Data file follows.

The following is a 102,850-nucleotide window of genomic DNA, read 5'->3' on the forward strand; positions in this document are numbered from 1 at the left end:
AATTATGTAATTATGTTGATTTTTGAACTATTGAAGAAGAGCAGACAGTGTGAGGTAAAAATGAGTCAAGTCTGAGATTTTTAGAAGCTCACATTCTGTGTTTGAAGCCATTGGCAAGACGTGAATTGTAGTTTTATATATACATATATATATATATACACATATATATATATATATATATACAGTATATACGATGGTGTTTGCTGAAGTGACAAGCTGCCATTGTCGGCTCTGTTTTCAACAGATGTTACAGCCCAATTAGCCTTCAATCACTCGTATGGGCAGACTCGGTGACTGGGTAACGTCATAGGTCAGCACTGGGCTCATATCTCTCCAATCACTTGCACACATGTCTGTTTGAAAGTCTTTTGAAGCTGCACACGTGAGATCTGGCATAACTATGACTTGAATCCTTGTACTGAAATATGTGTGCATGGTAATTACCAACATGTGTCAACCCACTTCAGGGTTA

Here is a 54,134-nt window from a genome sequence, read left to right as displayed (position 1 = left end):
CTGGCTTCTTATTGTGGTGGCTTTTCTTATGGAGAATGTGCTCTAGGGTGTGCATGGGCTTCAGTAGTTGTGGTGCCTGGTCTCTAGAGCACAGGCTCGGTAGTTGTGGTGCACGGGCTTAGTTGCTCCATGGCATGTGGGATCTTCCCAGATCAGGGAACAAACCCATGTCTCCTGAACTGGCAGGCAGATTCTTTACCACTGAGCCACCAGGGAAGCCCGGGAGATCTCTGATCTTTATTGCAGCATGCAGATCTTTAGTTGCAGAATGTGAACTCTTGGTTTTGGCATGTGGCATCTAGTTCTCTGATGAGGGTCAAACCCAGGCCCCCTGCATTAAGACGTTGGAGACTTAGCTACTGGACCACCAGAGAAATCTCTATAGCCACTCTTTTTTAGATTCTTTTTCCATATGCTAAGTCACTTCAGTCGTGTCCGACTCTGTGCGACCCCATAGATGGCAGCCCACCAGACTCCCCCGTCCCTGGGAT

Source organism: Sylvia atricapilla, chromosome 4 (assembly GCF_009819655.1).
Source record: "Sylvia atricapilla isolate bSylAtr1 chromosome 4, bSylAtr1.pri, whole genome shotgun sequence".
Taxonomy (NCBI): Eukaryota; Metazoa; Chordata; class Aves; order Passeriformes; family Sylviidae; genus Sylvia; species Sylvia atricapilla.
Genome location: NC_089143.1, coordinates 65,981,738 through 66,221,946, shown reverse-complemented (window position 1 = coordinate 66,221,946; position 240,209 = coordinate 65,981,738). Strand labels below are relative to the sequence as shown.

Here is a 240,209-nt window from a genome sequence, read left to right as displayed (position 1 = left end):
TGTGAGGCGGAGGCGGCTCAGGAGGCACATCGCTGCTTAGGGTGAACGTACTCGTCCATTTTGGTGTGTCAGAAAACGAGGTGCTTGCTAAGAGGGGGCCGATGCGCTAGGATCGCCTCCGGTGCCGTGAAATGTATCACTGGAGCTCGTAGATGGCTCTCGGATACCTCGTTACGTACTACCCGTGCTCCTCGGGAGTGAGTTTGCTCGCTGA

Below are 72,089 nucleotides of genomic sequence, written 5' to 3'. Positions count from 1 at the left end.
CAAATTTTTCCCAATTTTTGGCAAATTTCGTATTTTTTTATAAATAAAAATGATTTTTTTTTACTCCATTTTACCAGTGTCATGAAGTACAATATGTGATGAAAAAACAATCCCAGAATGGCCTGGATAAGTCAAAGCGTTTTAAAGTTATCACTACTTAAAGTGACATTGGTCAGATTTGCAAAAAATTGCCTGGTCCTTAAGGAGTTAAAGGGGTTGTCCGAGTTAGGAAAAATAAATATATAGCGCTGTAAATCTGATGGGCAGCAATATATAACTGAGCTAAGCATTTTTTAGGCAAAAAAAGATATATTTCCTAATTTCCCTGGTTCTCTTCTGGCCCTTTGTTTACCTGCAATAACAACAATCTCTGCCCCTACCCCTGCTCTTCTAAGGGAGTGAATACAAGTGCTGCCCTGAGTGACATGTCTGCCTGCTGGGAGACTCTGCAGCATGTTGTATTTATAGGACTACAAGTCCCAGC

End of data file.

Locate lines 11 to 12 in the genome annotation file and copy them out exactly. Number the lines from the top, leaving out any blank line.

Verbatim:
Below are 72,089 nucleotides of genomic sequence, written 5' to 3'. Positions count from 1 at the left end.
CAAATTTTTCCCAATTTTTGGCAAATTTCGTATTTTTTTATAAATAAAAATGATTTTTTTTTACTCCATTTTACCAGTGTCATGAAGTACAATATGTGATGAAAAAACAATCCCAGAATGGCCTGGATAAGTCAAAGCGTTTTAAAGTTATCACTACTTAAAGTGACATTGGTCAGATTTGCAAAAAATTGCCTGGTCCTTAAGGAGTTAAAGGGGTTGTCCGAGTTAGGAAAAATAAATATATAGCGCTGTAAATCTGATGGGCAGCAATATATAACTGAGCTAAGCATTTTTTAGGCAAAAAAAGATATATTTCCTAATTTCCCTGGTTCTCTTCTGGCCCTTTGTTTACCTGCAATAACAACAATCTCTGCCCCTACCCCTGCTCTTCTAAGGGAGTGAATACAAGTGCTGCCCTGAGTGACATGTCTGCCTGCTGGGAGACTCTGCAGCATGTTGTATTTATAGGACTACAAGTCCCAGC